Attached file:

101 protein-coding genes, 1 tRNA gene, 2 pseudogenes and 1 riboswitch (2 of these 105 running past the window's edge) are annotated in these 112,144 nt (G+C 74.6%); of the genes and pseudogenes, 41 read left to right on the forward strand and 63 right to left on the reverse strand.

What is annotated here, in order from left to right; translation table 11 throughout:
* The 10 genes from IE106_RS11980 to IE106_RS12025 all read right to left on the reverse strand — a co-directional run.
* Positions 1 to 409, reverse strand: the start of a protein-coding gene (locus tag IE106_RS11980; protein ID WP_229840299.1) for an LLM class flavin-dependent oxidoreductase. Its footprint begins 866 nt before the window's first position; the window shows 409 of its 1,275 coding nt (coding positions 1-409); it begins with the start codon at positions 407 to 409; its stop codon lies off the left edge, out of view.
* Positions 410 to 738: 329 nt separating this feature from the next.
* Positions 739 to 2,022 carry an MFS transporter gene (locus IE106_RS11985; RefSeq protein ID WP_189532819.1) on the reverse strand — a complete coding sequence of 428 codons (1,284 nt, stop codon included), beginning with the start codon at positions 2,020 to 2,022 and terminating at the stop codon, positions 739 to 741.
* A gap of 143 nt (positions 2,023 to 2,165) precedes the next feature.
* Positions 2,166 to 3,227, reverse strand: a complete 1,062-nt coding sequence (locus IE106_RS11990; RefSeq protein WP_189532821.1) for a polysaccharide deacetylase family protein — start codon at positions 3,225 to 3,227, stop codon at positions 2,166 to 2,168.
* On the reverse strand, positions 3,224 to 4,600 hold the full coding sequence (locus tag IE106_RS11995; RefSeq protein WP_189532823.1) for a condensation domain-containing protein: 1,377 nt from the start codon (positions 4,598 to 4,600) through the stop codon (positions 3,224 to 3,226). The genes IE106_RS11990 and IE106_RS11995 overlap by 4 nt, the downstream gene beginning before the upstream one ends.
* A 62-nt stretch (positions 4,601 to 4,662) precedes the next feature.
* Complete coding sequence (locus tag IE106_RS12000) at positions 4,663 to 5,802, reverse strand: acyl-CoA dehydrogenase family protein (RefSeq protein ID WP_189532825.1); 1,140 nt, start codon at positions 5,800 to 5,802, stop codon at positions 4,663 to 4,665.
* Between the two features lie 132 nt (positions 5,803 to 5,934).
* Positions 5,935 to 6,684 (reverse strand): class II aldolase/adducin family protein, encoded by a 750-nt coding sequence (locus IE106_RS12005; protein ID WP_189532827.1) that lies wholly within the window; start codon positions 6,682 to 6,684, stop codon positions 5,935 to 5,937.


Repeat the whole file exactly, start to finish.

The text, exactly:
101 protein-coding genes, 1 tRNA gene, 2 pseudogenes and 1 riboswitch (2 of these 105 running past the window's edge) are annotated in these 112,144 nt (G+C 74.6%); of the genes and pseudogenes, 41 read left to right on the forward strand and 63 right to left on the reverse strand.

What is annotated here, in order from left to right; translation table 11 throughout:
* The 10 genes from IE106_RS11980 to IE106_RS12025 all read right to left on the reverse strand — a co-directional run.
* Positions 1 to 409, reverse strand: the start of a protein-coding gene (locus tag IE106_RS11980; protein ID WP_229840299.1) for an LLM class flavin-dependent oxidoreductase. Its footprint begins 866 nt before the window's first position; the window shows 409 of its 1,275 coding nt (coding positions 1-409); it begins with the start codon at positions 407 to 409; its stop codon lies off the left edge, out of view.
* Positions 410 to 738: 329 nt separating this feature from the next.
* Positions 739 to 2,022 carry an MFS transporter gene (locus IE106_RS11985; RefSeq protein ID WP_189532819.1) on the reverse strand — a complete coding sequence of 428 codons (1,284 nt, stop codon included), beginning with the start codon at positions 2,020 to 2,022 and terminating at the stop codon, positions 739 to 741.
* A gap of 143 nt (positions 2,023 to 2,165) precedes the next feature.
* Positions 2,166 to 3,227, reverse strand: a complete 1,062-nt coding sequence (locus IE106_RS11990; RefSeq protein WP_189532821.1) for a polysaccharide deacetylase family protein — start codon at positions 3,225 to 3,227, stop codon at positions 2,166 to 2,168.
* On the reverse strand, positions 3,224 to 4,600 hold the full coding sequence (locus tag IE106_RS11995; RefSeq protein WP_189532823.1) for a condensation domain-containing protein: 1,377 nt from the start codon (positions 4,598 to 4,600) through the stop codon (positions 3,224 to 3,226). The genes IE106_RS11990 and IE106_RS11995 overlap by 4 nt, the downstream gene beginning before the upstream one ends.
* A 62-nt stretch (positions 4,601 to 4,662) precedes the next feature.
* Complete coding sequence (locus tag IE106_RS12000) at positions 4,663 to 5,802, reverse strand: acyl-CoA dehydrogenase family protein (RefSeq protein ID WP_189532825.1); 1,140 nt, start codon at positions 5,800 to 5,802, stop codon at positions 4,663 to 4,665.
* Between the two features lie 132 nt (positions 5,803 to 5,934).
* Positions 5,935 to 6,684 (reverse strand): class II aldolase/adducin family protein, encoded by a 750-nt coding sequence (locus IE106_RS12005; protein ID WP_189532827.1) that lies wholly within the window; start codon positions 6,682 to 6,684, stop codon positions 5,935 to 5,937.